USGS shutting down satellites

Although sad to see them go, the U.S. Geological Survey has announced that it is decommissioning two satellites that provide digital images of the Earth after a company operating them determined it could no longer do so for free.

Landsat 4 and Landsat 5, launched in 1982 and 1984, respectively, will be shut down no later than June 30, said USGS spokesman Ray Byrnes. They were part of a series of satellites — the first of which was launched in 1972 — that have compiled hundreds of thousands of images documenting changes to the Earth. The latest satellite, Landsat 7, was launched in 1999. In 1993, Landsat 6 never reached orbit.

Though designed to work for only two years, Landsats 4 and 5 "kept on ticking," Byrnes said. "No one expected to be operating the satellites at this stage."

Although Landsat 4's communications hardware for transmitting data to ground receiving stations failed several years ago, the satellite was still useful for testing software changes intended for Landsat 5, such as those to fix the Year 2000 problem.

Landsat 5 is still able to provide images using several backup subsystems. However, Space Imaging Inc., a Thornton, Colo.-based satellite imagery provider that operated the satellites, notified USGS in February that it could no longer do so without losing money. The commercial market favors imagery more detailed than Landsat satellites can provide, Byrnes said.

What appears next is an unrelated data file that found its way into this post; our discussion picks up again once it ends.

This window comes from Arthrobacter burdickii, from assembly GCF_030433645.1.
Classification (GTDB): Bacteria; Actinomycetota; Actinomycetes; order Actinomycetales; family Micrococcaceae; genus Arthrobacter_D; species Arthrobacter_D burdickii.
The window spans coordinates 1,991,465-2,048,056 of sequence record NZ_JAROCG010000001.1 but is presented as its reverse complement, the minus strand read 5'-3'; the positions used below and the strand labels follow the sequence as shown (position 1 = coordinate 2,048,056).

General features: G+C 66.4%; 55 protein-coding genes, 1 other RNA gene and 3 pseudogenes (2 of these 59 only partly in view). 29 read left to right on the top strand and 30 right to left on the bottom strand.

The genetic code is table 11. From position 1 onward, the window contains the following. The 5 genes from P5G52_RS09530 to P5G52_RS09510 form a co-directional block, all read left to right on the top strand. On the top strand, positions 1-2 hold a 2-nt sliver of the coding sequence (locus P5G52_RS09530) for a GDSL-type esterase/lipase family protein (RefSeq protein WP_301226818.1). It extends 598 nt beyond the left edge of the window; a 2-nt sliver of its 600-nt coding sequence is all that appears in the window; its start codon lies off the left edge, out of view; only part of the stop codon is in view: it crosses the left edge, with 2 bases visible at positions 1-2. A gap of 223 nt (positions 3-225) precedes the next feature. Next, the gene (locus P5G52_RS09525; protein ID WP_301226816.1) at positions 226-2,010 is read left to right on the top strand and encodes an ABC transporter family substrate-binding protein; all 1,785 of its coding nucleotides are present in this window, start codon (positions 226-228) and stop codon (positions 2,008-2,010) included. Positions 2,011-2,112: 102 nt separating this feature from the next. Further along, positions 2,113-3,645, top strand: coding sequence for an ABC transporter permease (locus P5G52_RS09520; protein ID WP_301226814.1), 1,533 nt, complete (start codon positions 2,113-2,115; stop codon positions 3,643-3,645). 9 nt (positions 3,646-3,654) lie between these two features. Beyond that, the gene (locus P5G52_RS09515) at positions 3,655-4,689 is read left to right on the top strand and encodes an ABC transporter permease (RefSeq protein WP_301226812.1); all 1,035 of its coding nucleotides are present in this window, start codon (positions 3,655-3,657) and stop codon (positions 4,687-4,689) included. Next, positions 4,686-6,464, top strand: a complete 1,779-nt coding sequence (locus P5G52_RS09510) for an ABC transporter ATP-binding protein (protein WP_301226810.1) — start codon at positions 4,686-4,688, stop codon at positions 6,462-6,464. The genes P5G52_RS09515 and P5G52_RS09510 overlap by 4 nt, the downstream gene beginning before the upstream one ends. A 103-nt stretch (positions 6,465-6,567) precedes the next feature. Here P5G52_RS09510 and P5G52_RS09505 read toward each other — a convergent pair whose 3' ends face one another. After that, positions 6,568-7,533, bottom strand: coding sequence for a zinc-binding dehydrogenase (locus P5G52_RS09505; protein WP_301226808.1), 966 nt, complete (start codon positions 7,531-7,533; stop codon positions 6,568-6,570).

"Everyone had hoped 5 would keep flying on Space Imaging's watch," he said. But with the company unable to continue and with no money budgeted to operate the satellites on its own, USGS has no choice but to decommission them, he said.

Having been aloft so long, there's not enough fuel left to bring them down quickly, he said. Instead, they will be moved out of their current orbits — the same track as Landsat 7 — and into a slowly degrading orbit. They should fall into the Earth's atmosphere and burn up in about five years, Byrnes said.

Scientists and others use Landsat images, hundreds of thousands of which are stored at USGS' Earth Resources Observation Systems Data Center in South Dakota, to study natural and human-caused changes to the Earth.

Eventually, all the images collected by Space Imaging will be transferred to the data center, Byrnes said.

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